A man killed by a Charlotte-Mecklenburg police officer died from a single gunshot wound to the back, according to an autopsy report released Tuesday.
Iaroslav Mosiiuk, 25, died in front of sister’s home in north Charlotte on March 8.
CMPD has said that Mosiiuk pointed a rifle before he was shot by Officer Brian Walsh. Chief Kerr Putney has said Walsh believed he faced an imminent threat.
But the autopsy results appear to bolster an account from an eyewitness who disputes the police version of events and believes the shooting was unjustified.
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Olesya Tabaka has said that her brother was shot in the lower back about 14 seconds after an officer knocked on the door at her house in the 1000 block of Justice Avenue. Tabaka said Mosiiuk had his back turned toward the officer and did not appear to be threatening him with the gun.
Police were called to help Mosiiuk, a Urkrainian immigrant, because he had been behaving erratically, looking for the rifle and saying he didn’t want to live any longer.
Tabaka said she witnessed the brief encounter between Mosiiuk and two CMPD officers who responded. She said she tried to tell a Charlotte-Mecklenburg police officer the rifle her brother held was missing a part and would not fire bullets.
“I yelled, ‘There is no part to the gun,’” Olesya Tabaka said. “The officer looked at me and then he fired.”
Two 911 recordings released by CMPD show that a caller told the dispatcher that the bolt action rifle, a Remington .309, was missing a part and that Mosiiuk didn’t know how to assemble the missing piece.
“He can’t put it together,” the woman tells the dispatcher.
CMPD spokesman Rob Tufano said in an email Tuesday that the department has turned over findings from the investigation to the district’s attorney’s office, which will determine whether to file criminal charges against the officer.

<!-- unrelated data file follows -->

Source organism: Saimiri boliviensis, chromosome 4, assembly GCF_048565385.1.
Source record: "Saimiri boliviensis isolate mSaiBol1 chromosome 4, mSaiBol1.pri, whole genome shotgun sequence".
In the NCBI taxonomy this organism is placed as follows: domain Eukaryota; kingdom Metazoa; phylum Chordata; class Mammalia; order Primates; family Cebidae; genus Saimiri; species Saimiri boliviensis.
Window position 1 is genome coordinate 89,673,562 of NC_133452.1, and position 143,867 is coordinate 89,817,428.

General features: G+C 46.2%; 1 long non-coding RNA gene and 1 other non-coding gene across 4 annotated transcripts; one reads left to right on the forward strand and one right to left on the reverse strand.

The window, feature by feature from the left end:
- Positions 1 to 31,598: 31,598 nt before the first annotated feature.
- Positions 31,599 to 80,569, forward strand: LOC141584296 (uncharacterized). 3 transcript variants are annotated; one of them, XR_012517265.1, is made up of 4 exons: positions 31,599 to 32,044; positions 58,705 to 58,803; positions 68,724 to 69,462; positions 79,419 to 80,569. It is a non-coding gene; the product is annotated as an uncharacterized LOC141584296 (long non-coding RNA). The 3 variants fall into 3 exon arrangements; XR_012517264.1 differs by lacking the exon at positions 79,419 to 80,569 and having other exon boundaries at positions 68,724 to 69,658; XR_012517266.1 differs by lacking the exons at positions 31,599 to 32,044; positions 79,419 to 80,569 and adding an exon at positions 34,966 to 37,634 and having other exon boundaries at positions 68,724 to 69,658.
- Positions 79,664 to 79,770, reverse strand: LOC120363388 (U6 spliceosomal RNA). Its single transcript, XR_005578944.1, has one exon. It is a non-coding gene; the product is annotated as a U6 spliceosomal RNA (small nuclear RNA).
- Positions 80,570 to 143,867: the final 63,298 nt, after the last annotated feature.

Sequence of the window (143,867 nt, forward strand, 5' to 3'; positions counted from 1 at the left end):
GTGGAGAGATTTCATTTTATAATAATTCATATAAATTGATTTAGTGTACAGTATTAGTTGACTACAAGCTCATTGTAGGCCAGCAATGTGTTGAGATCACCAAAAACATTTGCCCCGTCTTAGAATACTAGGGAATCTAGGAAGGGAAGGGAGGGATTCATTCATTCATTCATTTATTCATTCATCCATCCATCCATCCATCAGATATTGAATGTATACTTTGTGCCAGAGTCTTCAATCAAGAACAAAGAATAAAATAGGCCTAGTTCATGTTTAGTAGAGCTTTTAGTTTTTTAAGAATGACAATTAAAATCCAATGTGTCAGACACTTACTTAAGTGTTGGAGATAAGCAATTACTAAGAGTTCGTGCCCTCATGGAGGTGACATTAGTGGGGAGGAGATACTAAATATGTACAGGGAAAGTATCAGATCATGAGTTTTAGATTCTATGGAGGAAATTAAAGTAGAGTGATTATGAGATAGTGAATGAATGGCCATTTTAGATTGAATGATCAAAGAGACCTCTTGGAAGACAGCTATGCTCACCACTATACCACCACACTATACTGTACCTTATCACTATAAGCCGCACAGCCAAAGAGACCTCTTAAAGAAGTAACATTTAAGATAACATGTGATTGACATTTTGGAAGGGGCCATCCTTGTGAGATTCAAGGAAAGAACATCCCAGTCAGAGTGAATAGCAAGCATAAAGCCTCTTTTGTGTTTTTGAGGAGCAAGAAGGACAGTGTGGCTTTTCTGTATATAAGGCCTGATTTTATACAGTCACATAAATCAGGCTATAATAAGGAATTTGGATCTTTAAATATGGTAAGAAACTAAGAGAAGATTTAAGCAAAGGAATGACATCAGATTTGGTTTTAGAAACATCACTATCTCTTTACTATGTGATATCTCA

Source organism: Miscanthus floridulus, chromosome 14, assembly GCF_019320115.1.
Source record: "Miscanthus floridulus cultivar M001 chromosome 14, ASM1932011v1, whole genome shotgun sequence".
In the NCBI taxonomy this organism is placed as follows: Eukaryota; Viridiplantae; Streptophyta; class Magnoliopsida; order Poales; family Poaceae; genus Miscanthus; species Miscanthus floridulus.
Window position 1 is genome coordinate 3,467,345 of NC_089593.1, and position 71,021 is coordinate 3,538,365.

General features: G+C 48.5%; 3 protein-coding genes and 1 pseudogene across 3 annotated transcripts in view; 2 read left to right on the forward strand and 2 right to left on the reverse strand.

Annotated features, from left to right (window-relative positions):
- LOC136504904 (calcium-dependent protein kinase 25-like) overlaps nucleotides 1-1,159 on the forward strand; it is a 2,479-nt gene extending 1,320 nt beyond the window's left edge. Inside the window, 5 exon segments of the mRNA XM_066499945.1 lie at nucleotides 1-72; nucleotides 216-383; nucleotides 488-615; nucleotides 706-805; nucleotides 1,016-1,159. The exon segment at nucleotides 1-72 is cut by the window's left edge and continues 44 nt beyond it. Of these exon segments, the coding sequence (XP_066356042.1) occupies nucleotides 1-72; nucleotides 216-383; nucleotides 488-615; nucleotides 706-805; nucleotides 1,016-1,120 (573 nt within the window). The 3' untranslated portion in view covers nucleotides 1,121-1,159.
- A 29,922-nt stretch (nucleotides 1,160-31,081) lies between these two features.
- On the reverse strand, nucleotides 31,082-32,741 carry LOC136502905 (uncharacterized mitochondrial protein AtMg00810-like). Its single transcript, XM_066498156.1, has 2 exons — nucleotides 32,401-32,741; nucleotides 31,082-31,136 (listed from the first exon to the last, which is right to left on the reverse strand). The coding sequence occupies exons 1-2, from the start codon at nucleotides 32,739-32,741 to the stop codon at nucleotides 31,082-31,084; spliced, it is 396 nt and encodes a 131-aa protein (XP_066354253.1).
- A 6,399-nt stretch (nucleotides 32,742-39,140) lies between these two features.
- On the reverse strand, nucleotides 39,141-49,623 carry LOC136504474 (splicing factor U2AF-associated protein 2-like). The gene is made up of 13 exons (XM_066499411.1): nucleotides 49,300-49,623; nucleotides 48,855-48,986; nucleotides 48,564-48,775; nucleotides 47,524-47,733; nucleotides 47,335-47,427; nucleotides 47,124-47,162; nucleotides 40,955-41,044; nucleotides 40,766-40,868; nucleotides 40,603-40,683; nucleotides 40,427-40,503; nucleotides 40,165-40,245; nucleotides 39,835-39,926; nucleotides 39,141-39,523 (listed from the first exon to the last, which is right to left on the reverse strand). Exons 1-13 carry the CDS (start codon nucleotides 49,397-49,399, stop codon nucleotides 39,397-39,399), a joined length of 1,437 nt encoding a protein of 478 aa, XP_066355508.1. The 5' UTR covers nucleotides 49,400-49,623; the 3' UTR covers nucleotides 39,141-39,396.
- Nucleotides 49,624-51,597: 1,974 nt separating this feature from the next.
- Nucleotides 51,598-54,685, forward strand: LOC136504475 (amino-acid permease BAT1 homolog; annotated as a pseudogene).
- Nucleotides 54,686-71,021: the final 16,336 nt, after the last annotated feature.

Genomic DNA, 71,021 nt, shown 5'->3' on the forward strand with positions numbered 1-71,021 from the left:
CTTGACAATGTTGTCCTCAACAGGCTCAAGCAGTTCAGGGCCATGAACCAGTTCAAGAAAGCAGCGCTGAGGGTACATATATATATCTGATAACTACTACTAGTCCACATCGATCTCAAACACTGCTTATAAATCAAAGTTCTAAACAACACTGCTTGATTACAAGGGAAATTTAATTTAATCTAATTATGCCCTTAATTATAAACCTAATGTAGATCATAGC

An an internal investigation to determine if Walsh violated CMPD policies and procedures is ongoing, Tufano said.
He did not respond to specific questions about the confrontation between Mosiiuk and police.
CMPD officials in March showed the family police body camera footage of the encounter.
Attorney Charles Monnett, who is representing the family, said the autopsy results suggests the officer did not show proper restraint. Monnett said the department hasn’t said whether Walsh had a specialized course for officers dealing mental health emergencies, known as Crisis Intervention Training.
“They still haven’t released any information about why it was necessary to kill this young man,” Monnett said. “When it is a mental health call, lethal force should absolutely be the last resort.”
His family said Mosiiuk had a master’s degree in marketing and international management and spoke English fluently, but spent his days in the Charlotte area assisting at multiple car repair shops.
Neighbors called him friendly and said he was often seen working on his car or helping others. But his mental state started to deteriorate about week before his death, his family said.
The autopsy report from the Mecklenburg County Medical Examiner’s office says Mosiiuk was shot on the right side in the mid section of his back, resulting in injuries to the heart and lungs.